Did you know that the first true crime coverage dates back to ca. 1617? The Book of Swindles told the story of fraud cases, based on real events supposedly, during the late Ming dynasty. Throughout the centuries, these gripping stories, the details of certain mysterious cases, the motives behind murders or society’s view of the malfeasance have captured the attention of many.
Due to the rising popularity of the penny press, more and more articles, essays, then books started to deal with such topics. When it comes to establishing the modern TC novelistic style, we usually credit the genius of Truman Capote: his non-fiction, In Cold Blood, was a definite milestone, not only for the author but the genre as well.
Although some cases have had massive media coverage and kept people on the edge of their seat all over the globe, it was the evolution of podcasts that gave true crime fans a way to quench their thirst, making top-notch investigative works available anytime, anywhere. You can play detective, right in your own living room.
In our two-part article, we list a few of our favorite true crime podcasts that deal with heavy subjects in an open-minded, thoughtful way. It’s important to say that these are not only cases: they happened to real people, had real consequences, brought real pain along for those who lost their loved ones. True crime stories can be told in a sensitive manner – as the journalists behind these series demonstrate it to us.
Someone Knows Something
With 5 seasons of investigative journalism behind his back, David Ridgen has become a well-respected voice in many households, not only in Canada but around the world. In the first season, he investigates the disappearance of a five-year-old boy, then goes after the missing case of a woman from Hamilton, Ontario. We accompany him to the Mississippi River to reopen the investigation of a Klan-related crime, while in season 4, we get into untangling the mysteries around a family man who was killed by a bomb mailed to his home. The latest season explores the background of the disappearance and murder of a fifteen-year-old girl. Though all the stories are shocking in their own way, Ridgen approaches them with a very humane attitude, setting an example to aspiring journalists as well.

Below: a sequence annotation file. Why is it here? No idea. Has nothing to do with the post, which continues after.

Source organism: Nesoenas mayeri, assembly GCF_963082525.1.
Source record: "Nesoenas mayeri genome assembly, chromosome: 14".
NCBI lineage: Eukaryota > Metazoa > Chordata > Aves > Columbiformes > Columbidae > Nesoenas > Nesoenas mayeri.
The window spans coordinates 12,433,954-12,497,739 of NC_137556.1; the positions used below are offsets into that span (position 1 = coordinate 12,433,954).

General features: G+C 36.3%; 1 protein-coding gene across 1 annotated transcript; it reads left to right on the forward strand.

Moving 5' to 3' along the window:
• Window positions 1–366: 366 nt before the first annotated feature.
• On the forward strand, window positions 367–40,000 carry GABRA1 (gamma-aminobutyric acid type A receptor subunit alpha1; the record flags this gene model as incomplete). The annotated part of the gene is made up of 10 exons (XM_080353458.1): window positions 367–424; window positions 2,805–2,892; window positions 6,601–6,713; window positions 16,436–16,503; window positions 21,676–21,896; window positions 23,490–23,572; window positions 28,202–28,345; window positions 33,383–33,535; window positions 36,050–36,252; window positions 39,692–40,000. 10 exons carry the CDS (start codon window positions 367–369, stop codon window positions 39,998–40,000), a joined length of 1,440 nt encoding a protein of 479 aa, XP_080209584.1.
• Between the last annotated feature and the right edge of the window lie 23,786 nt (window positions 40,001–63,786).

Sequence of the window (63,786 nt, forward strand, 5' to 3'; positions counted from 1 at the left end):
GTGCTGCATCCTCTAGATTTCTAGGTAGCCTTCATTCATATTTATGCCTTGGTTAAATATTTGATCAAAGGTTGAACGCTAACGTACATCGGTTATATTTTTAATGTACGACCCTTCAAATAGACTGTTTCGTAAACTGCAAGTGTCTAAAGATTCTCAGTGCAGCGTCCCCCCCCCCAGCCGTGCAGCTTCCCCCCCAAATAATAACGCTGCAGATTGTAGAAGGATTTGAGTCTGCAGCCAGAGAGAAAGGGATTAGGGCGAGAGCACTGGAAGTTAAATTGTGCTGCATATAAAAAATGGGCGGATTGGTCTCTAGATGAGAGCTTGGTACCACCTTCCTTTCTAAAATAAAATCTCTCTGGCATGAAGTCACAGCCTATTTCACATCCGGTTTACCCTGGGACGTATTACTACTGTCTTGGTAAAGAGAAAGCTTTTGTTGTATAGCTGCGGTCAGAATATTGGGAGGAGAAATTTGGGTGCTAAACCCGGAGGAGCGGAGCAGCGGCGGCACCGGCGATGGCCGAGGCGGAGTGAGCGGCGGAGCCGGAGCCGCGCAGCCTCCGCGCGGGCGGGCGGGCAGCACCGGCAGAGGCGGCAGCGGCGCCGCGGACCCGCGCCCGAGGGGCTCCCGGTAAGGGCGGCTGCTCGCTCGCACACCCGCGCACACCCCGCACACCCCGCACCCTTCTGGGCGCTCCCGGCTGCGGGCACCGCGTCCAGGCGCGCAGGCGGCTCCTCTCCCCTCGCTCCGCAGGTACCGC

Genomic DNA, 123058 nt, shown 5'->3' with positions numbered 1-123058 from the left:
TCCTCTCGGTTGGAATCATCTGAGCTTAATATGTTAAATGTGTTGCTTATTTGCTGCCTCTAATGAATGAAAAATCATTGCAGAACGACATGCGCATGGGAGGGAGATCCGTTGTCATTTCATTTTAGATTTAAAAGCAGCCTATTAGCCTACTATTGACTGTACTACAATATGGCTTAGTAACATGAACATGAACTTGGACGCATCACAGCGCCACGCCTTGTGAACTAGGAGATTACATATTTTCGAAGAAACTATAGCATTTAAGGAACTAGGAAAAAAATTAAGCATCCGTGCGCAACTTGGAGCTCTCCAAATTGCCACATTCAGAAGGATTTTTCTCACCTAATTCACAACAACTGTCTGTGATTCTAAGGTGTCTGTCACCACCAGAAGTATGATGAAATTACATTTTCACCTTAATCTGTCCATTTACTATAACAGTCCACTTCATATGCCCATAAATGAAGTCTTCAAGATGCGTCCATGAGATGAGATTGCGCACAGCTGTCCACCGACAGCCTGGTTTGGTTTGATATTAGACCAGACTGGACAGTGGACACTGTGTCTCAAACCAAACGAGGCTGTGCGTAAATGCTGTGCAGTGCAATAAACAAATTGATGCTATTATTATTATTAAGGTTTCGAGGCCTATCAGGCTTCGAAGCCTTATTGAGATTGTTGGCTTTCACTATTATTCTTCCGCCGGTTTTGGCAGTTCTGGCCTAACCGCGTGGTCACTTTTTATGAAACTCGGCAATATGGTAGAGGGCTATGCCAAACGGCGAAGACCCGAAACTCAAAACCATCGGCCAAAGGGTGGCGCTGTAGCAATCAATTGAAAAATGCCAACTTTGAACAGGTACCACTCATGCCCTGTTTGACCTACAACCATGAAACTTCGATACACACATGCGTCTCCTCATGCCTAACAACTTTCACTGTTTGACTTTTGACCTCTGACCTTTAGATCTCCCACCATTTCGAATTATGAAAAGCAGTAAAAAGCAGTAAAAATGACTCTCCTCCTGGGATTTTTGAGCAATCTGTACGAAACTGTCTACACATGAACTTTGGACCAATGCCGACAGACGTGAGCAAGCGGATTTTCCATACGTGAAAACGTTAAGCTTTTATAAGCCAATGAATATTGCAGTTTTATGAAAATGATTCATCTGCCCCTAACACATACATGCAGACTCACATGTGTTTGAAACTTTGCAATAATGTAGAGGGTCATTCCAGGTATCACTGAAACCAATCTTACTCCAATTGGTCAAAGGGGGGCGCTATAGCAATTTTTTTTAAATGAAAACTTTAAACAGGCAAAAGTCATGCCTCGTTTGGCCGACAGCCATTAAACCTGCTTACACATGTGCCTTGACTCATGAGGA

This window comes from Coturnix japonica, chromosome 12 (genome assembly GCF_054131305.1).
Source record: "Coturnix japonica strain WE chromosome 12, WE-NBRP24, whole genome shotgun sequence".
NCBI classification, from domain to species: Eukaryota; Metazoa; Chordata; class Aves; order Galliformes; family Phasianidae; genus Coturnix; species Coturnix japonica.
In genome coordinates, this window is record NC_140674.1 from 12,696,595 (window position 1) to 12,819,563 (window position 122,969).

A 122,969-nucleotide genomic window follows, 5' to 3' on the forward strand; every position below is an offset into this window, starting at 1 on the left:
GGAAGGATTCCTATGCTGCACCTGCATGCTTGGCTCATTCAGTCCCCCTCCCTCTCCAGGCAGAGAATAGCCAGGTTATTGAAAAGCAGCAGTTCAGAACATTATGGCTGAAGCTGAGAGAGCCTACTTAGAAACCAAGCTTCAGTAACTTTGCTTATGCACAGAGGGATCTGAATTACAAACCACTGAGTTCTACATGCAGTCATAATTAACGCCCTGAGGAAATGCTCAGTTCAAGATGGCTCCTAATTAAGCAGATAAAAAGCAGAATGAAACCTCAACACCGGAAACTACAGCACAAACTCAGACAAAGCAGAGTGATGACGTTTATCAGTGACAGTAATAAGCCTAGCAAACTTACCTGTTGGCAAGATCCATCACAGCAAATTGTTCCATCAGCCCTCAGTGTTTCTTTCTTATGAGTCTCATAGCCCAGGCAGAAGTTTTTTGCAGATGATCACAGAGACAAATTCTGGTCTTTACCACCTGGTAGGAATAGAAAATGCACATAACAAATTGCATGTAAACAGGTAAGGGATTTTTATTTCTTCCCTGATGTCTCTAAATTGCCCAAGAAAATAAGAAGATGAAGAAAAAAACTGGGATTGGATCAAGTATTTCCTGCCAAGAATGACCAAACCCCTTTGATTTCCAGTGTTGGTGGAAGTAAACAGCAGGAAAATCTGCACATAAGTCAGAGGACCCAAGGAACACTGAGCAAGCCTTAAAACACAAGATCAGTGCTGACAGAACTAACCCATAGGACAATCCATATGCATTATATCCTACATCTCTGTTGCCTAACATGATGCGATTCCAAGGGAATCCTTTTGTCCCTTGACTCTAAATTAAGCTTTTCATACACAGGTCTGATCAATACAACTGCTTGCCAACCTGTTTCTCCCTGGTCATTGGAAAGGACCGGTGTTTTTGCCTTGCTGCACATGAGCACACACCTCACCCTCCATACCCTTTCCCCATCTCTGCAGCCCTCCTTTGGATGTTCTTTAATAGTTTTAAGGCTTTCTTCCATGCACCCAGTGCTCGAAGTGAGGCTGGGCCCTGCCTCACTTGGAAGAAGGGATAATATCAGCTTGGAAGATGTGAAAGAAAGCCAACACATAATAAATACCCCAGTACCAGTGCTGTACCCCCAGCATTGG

America’s Dad. A legend. A comic genius. And also: a monster. With 63 women coming forward, Cosby can’t fool the world anymore. This six-episode podcast takes us through the horrific experiences of some of the women who encountered the real Bill Cosby, telling a painfully eye-opening tale of one bad man using his fame and power to exploit women. Reporting it all is Nicki Weisensee Egan who dived into the Cosby case more than a decade ago. Once a Cosby fan, she – much like the audience – has to learn to draw the line between the comedian’s image and the real personality behind the mask of celebrity. One of the central characters of the podcast is Andrea Constand who filed a civil suit against Bill Cosby in 2005, following the obstacles in her – and many other women’s – way until Cosby is finally brought to justice and found guilty in 2018.
The Teacher’s Pet
A mother of two girls. A gorgeous wife of a handsome rugby player. She goes missing, leaving no traces behind, and the case hunts the Australian public and journalist Hedley Thomas alike. As we dive deeper, we learn about what happens behind closed doors, and how a seemingly picture-perfect marriage couldn’t be further from an ideal relationship: infidelity, abuse, sexual misconduct between teachers and students in a number of public high schools. Thomas’ dedicated work gives the podcast a truly humane touch – he avoids sensationalism and manages to bring Lynette Dawson’s life and the crude reality of her disappearance as well as its consequences to light.